Anyways, like you said it's easy to get to once fear is overcome, but you will be surprised at what comes out in the oil if you ever do a rinse and spin.

    drew
    Good points. In a lot of ways I need to recalibrate my expectations for this IGH. It's my oldest Alfine and when I bought it the whole thing was an experiment to see if I could get by with an economy IGH vs. a Rohloff. I like my Rohloffs, but they cost to much to throw into every bike!

    I got a lot of feedback over the years that these were disposable IGHs - especially in a MTBing type application. Without opening the Alfine 8 I never really knew if it was about to die or was in great shape.

    Now I know. It's served me well and I want to keep it rolling a long time. Now the experiment is how long can I keep fat biking with this IGH?

    I think it makes sense to see what happens if I keep the IGH assembled and just maintain the whole thing as a unit. That would be easy to do away from home and I can buy a new one for $250 retail so spending a bunch of $$ getting it serviced at the LBS doesn't make sense if I can do a reasonable job at home without a lot of hassle.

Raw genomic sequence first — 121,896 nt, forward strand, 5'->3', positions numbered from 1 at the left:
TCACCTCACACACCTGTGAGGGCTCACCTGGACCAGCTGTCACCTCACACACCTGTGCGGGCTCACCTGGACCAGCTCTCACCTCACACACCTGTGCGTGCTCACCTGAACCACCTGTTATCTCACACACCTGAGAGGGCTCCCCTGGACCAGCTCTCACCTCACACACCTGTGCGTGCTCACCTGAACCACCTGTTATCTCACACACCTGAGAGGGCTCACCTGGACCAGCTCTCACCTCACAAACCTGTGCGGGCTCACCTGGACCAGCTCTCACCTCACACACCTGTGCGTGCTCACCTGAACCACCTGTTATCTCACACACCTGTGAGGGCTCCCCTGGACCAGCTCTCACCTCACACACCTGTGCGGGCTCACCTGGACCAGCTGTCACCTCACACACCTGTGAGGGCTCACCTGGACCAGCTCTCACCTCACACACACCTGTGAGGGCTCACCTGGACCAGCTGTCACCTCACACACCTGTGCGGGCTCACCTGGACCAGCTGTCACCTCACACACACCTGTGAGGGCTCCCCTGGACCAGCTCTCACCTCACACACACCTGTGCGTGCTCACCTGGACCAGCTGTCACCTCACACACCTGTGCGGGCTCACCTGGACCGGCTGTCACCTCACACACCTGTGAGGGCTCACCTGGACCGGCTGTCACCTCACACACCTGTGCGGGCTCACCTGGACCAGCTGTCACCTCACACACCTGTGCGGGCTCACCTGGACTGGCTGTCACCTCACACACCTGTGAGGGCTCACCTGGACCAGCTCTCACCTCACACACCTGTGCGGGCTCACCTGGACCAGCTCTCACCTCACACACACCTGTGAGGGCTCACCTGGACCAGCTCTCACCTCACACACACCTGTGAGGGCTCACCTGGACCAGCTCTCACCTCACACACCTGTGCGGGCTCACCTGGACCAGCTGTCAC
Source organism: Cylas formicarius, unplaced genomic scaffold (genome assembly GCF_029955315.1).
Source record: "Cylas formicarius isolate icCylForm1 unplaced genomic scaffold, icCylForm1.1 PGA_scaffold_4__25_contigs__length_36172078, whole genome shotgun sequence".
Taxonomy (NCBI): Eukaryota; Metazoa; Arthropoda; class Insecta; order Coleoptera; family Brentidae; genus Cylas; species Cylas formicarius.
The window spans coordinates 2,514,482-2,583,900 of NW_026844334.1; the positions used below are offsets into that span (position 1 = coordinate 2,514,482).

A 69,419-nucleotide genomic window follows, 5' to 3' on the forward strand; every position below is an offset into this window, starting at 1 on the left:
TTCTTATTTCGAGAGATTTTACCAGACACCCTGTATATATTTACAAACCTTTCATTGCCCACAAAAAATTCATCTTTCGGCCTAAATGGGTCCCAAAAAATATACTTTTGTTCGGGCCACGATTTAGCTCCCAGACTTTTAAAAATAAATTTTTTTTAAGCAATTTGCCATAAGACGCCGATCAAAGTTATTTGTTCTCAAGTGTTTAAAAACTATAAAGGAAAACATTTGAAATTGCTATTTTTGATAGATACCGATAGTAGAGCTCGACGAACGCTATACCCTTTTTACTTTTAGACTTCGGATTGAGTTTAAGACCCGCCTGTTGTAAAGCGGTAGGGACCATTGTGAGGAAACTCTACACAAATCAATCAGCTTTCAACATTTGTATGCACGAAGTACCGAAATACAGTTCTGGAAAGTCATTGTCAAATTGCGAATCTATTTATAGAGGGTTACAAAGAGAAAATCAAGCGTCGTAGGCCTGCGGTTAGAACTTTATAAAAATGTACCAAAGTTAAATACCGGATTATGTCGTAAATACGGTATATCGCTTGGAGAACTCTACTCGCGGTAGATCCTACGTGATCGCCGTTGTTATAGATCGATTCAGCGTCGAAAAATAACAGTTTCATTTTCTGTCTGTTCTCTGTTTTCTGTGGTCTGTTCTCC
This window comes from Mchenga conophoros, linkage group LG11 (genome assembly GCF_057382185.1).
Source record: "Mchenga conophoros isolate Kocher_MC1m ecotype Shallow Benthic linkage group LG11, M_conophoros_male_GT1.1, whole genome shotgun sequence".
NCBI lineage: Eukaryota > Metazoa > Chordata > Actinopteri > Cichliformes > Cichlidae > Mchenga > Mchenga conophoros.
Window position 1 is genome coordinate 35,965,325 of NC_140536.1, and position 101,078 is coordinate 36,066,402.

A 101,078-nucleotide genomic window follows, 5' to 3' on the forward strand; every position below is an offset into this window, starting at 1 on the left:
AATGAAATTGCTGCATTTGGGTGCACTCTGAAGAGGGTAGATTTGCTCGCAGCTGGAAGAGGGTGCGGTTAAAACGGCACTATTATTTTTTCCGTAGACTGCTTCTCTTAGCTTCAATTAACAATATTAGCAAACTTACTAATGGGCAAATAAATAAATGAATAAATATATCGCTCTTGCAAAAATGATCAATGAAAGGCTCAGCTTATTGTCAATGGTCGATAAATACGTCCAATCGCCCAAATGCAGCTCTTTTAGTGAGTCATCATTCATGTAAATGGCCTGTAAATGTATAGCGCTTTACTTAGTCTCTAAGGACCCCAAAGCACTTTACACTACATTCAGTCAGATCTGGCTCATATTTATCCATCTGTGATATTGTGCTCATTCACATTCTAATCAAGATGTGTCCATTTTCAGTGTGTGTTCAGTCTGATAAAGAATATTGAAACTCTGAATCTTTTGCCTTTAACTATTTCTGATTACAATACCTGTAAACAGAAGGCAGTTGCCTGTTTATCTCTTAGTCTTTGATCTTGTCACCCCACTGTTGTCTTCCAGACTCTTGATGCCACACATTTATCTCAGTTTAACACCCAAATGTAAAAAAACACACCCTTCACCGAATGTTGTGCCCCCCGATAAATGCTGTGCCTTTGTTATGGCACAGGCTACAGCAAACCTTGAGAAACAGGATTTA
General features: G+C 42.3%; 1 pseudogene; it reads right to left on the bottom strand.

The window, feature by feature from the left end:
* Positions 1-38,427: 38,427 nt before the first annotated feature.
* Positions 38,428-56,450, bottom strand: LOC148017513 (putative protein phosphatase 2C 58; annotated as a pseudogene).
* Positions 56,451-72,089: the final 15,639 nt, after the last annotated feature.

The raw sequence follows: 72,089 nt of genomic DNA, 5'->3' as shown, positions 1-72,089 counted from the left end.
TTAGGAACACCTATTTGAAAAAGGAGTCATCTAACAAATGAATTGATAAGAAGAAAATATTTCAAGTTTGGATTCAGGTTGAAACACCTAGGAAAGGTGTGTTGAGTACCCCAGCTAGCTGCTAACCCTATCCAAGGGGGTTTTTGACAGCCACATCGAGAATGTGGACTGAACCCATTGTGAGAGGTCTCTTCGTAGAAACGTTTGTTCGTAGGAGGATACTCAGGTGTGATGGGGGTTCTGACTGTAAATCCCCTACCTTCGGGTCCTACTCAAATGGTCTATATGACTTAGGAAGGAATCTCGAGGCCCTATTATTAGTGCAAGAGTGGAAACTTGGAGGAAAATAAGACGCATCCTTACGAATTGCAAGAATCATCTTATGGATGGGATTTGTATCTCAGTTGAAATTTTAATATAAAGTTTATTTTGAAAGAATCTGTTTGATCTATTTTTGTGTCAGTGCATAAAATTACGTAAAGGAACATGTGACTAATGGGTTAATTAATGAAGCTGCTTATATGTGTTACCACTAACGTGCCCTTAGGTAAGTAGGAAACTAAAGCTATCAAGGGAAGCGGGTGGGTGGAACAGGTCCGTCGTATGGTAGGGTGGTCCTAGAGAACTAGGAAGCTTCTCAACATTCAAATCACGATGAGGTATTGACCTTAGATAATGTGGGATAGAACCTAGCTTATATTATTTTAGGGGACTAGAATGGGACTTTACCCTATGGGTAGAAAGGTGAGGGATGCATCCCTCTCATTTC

I'll consider the thicker oil bath idea you mentioned. I like the idea of keeping as much of the factory grease in place, but I also see the point of getting wear debris out and giving the deeper parts of the IGH some lube after 4yrs.

    I have a second Alfine 8 IGH in my GF's Pugsley. It hasn't seen as much use as mine, but it will give me another data point on how these IGHs handle challenging environmental conditions.
    Safe riding,

    Vik
    www.vikapproved.com